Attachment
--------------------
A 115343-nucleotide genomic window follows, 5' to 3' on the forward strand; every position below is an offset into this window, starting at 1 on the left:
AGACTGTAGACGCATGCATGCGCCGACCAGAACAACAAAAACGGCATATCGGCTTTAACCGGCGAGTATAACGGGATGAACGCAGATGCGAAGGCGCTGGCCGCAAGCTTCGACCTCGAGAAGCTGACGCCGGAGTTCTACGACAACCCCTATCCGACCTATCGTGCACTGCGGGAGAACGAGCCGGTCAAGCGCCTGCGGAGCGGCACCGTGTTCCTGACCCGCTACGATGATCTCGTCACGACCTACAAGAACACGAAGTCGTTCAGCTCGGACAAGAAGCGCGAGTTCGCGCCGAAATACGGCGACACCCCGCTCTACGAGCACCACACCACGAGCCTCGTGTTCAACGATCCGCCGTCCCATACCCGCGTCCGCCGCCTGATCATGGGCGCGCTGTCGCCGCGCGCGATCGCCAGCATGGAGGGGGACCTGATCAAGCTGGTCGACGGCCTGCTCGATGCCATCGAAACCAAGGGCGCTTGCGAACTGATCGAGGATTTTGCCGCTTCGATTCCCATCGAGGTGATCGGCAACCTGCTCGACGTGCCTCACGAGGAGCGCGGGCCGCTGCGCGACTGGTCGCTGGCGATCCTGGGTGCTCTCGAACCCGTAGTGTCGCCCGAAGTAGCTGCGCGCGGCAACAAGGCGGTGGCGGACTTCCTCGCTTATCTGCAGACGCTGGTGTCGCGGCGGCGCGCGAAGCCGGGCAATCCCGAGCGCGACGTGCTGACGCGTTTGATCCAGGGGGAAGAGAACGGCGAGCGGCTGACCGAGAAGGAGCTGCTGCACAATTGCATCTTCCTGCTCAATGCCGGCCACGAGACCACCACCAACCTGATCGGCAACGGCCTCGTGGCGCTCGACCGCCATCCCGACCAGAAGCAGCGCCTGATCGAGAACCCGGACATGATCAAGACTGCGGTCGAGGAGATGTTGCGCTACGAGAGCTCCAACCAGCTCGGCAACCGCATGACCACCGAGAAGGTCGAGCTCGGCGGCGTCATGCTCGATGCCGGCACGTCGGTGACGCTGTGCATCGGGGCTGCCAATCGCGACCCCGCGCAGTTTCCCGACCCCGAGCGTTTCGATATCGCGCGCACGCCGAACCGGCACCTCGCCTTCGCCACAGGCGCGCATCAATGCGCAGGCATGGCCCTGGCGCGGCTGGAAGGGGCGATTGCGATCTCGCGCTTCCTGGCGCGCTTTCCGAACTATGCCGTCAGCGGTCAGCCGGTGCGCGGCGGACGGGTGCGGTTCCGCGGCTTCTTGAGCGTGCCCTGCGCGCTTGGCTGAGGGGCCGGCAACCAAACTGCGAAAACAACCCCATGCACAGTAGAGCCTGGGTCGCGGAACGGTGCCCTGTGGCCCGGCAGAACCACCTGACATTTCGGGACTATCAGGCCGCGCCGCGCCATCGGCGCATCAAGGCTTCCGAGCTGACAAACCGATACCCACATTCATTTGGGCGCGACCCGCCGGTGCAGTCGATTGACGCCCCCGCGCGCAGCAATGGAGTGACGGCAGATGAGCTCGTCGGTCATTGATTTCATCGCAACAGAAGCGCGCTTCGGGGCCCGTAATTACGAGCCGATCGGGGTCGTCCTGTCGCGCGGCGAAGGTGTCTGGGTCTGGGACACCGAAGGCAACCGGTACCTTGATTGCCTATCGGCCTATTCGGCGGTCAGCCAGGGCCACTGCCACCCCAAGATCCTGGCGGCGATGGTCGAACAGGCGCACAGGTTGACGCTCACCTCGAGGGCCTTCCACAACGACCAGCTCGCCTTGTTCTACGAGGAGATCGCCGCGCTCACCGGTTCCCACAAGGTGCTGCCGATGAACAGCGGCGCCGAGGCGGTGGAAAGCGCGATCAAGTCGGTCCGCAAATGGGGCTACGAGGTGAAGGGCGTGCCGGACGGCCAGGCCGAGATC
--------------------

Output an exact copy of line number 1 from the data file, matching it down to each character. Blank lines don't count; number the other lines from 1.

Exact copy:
A 115343-nucleotide genomic window follows, 5' to 3' on the forward strand; every position below is an offset into this window, starting at 1 on the left: